Psychiatric Sexual Assault & Other Crimes Cause Harm in Australia

Therapist sexual abuse is sexual abuse. Therapist rape is rape. They will never constitute therapy. Until this is widely recognized, with prosecutors treating every incidence of this as criminal offenses, many psychiatrists, psychologists and psychotherapists will remain a threat to anyone, including children undergoing mental health therapy. – CCHR International

When a Psychiatrist, Psychologist or Psychotherapist is a Sexual Predator, Criminal Sanctions are Necessary

By CCHR International
The Mental Health Industry Watchdog
June 13, 2020

Australia has an inequity in its laws when it comes to psychiatrist and psychologist sexual offenses against patients, thereby putting potentially hundreds of patients at risk. Citizens Commission on Human Rights (CCHR) International’s therapist abuse database documents that since 2010, at least 54 Australian psychologists and psychiatrists had their licenses suspended or revoked—primarily for patient sexual abuse. While some are criminally prosecuted, the abuse is largely treated as a disciplinary issue, which must change, CCHR says. While compassion, common sense and decency declare that sexual abuse of patients is a serious and criminal act, psychiatrists and psychologists sanitize it as mere “professional misconduct.”

In other countries, such as the United States, Germany, Israel and Sweden, there are laws specifying it a criminal offense for therapists to have sexual contact with a mental healthcare patient. In fact, CCHR has successfully worked to obtain laws that ensure psychiatrists, psychologists, psychotherapists and behavioral counselors are not above the law, with 32 criminal statutes in the U.S. alone that now protect patients from therapist sexual assault.[1]

The abuse is prevalent in Australia. 

  • The Medical Journal of Australia reported that “an anonymous mail survey of psychiatrists found that 7.6%, almost all male, reported erotic contact with patients during or after termination of treatment.”[2]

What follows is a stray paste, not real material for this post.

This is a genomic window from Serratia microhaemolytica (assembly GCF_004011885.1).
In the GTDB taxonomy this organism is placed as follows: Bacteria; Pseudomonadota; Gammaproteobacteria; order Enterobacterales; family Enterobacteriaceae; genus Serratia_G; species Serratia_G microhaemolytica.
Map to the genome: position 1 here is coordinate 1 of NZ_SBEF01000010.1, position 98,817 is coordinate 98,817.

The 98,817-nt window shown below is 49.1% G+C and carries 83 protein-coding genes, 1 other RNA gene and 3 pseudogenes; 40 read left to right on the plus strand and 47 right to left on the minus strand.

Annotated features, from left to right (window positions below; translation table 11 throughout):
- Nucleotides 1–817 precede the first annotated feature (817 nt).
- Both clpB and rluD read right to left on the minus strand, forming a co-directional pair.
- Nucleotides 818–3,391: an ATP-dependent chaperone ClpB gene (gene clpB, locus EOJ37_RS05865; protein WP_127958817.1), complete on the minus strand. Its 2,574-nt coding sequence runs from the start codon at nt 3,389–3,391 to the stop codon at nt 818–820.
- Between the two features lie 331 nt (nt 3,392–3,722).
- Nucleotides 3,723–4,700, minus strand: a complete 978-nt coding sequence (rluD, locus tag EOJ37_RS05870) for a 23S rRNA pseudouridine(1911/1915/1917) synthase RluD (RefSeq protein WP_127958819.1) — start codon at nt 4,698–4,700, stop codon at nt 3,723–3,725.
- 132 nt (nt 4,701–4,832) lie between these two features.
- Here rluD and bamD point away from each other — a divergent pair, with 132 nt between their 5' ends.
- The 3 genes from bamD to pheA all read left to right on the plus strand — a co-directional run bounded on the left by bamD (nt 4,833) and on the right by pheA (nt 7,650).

• In 2007, Australian psychiatrist Prof. Carolyn Quadrio’s research found that one in every ten male therapists will have sex with or develop an intimate link with a female patient.[3]
  • The rates of abuse are similar to that in the U.S. where a survey of U.S. psychiatrists, published in 2006, found 7.1% of the male and 3.1% of the female responding psychiatrists acknowledged sexual contact with their own patients.[4]
  • An estimated 3,369 psychiatrists were working in Australia in 2017, of which 60.8% (2,048) were male and 39.2% female (1,321).[5] That equates to an estimated 156 male and 41 female Australian psychiatrists sexually exploiting patients (the female statistic estimated from using the U.S. 3.1%)
  • Just as concerning, 33% of U.S. psychiatrists who responded to one survey admitted to sexual relationships with multiple patients.[6]
  • In another study, 80% of psychologists who had intimate relationships with patients reported encounters with multiple patients.[7]
  • Quadrio’s published 1996 analysis of data derived from assessments of 40 women who experienced sexual abuse in therapy also determined 68% had a history of childhood abuse, and one half were themselves helping professionals.[8] Further, like a child depends upon a parent, a patient often depends upon a therapist.[9]

The sexual crimes committed by psychiatrists are estimated at 37 times greater than rapes occurring in the general community, one U.S. law firm stated.

In Australia, this potentially puts hundreds of patients at risk. While license revocations may prevent a psychiatrist or psychologist from practicing, this can be temporary and they can continue to practice as an unregistered therapist, albeit not likely able to bill insurance companies.  A Boston Globe article suggested psychiatry is a “hotbed of sexual misconduct.”[10]

  • A study published in February 2020 reinforces that “Sexual relationships between psychiatrists and patients are neither a new phenomenon nor particularly rare.”[11]
  • The sexual crimes committed by psychiatrists are estimated at 37 times greater than rapes occurring in the general community, one U.S. law firm stated, estimating that about 150,000 female patients in the U.S. have been assaulted.[12]

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